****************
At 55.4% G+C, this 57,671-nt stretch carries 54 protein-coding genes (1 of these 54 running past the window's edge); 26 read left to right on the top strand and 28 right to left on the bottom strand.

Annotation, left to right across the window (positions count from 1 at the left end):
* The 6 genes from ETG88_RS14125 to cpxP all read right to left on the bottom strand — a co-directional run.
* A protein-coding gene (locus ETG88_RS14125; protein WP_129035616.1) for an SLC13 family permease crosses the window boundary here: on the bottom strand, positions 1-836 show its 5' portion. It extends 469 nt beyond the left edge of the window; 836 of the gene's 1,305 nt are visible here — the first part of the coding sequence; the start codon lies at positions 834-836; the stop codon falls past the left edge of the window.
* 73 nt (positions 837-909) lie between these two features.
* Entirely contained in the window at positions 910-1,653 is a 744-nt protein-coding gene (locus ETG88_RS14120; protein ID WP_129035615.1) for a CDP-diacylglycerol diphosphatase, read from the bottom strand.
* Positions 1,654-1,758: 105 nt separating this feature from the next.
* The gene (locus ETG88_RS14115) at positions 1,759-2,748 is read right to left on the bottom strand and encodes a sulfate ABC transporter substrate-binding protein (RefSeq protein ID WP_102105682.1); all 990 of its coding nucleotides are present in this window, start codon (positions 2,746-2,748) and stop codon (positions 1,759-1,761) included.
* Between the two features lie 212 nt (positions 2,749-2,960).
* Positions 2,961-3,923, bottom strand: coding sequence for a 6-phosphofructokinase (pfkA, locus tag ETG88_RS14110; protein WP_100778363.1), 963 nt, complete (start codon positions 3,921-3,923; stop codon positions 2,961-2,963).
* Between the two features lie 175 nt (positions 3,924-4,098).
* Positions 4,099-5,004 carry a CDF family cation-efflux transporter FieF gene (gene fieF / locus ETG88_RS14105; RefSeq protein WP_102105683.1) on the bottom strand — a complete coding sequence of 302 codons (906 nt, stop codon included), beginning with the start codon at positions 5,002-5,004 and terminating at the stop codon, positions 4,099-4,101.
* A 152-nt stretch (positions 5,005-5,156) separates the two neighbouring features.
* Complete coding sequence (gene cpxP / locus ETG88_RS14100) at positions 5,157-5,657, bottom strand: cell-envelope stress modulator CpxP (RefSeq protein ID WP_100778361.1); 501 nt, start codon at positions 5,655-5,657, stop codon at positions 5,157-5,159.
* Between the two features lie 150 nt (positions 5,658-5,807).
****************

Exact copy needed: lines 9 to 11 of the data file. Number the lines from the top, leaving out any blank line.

* Between the two features lie 212 nt (positions 2,749-2,960).
* Positions 2,961-3,923, bottom strand: coding sequence for a 6-phosphofructokinase (pfkA, locus tag ETG88_RS14110; protein WP_100778363.1), 963 nt, complete (start codon positions 3,921-3,923; stop codon positions 2,961-2,963).
* Between the two features lie 175 nt (positions 3,924-4,098).